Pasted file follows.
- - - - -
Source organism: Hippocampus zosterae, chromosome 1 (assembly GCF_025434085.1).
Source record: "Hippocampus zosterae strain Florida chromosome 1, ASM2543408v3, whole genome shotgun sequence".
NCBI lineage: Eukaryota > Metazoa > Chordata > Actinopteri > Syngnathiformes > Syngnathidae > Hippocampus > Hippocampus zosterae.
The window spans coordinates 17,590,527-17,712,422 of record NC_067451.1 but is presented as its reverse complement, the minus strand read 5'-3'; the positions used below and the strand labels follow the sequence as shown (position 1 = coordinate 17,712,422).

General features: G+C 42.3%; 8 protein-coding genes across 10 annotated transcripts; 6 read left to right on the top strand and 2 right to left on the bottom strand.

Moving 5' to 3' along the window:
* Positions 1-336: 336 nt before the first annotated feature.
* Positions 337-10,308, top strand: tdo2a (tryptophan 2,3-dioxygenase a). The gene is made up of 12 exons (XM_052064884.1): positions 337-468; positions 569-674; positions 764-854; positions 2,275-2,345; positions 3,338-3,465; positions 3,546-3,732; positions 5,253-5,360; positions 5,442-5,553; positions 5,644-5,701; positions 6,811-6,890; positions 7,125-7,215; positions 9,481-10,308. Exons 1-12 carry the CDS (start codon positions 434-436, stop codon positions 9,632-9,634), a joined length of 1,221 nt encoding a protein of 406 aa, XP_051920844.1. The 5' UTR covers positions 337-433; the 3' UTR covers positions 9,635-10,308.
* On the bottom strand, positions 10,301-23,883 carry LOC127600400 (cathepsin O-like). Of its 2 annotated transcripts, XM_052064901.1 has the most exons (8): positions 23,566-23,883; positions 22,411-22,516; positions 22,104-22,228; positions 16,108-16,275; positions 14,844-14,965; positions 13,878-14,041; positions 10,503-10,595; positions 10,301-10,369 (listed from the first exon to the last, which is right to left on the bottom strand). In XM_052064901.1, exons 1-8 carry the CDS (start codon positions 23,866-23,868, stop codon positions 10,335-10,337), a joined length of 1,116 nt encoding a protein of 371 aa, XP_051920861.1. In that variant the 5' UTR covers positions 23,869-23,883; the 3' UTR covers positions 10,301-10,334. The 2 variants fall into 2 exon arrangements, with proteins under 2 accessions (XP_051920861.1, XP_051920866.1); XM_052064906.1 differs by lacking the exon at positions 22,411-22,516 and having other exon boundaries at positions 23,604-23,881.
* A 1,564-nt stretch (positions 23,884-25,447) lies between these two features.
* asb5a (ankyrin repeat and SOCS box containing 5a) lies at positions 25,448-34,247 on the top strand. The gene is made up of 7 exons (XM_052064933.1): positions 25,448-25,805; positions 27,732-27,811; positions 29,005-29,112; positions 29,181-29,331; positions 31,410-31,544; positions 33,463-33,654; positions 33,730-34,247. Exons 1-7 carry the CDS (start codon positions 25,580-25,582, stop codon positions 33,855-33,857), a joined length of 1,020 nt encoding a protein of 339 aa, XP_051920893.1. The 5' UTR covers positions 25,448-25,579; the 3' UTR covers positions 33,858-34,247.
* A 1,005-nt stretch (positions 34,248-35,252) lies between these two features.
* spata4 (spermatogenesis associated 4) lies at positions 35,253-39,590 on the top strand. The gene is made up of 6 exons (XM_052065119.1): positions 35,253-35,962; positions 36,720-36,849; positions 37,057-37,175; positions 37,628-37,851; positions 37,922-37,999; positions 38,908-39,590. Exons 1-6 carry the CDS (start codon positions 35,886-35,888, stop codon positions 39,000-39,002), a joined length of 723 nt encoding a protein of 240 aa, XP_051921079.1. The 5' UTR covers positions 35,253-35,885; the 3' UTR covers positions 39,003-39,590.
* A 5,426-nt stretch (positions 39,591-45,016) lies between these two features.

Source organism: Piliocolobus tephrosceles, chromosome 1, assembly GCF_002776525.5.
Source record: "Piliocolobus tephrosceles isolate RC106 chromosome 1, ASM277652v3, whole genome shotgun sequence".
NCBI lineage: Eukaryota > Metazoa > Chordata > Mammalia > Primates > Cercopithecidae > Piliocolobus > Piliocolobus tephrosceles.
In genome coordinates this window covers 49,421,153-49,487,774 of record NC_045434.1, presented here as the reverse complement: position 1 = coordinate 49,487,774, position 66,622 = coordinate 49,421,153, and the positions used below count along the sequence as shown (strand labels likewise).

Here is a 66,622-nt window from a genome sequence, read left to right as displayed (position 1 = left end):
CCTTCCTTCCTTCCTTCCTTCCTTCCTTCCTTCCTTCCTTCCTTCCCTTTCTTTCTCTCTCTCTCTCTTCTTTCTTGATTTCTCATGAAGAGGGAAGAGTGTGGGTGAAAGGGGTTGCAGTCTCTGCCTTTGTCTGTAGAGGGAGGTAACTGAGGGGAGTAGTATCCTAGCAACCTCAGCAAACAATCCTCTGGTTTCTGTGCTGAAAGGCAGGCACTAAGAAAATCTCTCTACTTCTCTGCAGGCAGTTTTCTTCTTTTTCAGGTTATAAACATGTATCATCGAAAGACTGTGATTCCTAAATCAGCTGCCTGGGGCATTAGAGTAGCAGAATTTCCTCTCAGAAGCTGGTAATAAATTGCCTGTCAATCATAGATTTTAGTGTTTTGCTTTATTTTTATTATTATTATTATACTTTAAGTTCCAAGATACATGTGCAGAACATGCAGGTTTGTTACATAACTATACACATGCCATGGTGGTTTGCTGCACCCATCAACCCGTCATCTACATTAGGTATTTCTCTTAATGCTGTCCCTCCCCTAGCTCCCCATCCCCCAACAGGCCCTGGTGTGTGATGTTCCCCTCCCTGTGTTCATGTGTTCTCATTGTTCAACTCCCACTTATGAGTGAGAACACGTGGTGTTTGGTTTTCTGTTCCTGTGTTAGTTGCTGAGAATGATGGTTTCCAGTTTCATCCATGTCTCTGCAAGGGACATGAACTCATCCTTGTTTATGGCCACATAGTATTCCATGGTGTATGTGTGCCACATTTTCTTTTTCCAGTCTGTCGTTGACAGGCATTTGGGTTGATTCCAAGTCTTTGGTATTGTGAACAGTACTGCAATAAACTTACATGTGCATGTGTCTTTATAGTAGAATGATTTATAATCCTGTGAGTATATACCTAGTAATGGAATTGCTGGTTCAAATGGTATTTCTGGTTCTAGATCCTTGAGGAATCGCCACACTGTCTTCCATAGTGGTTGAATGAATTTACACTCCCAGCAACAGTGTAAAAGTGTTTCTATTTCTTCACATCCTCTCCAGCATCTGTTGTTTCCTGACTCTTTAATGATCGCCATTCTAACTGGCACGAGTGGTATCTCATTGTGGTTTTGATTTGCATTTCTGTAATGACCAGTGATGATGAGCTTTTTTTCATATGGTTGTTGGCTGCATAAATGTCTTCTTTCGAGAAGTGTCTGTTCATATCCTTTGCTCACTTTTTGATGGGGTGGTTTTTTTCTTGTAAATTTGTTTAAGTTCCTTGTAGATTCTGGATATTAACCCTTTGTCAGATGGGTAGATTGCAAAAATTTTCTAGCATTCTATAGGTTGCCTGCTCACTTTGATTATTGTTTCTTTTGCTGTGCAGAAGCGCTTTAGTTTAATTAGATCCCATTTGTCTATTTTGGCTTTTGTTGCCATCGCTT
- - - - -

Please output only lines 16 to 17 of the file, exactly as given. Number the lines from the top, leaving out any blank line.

Source record: "Piliocolobus tephrosceles isolate RC106 chromosome 1, ASM277652v3, whole genome shotgun sequence".
NCBI lineage: Eukaryota > Metazoa > Chordata > Mammalia > Primates > Cercopithecidae > Piliocolobus > Piliocolobus tephrosceles.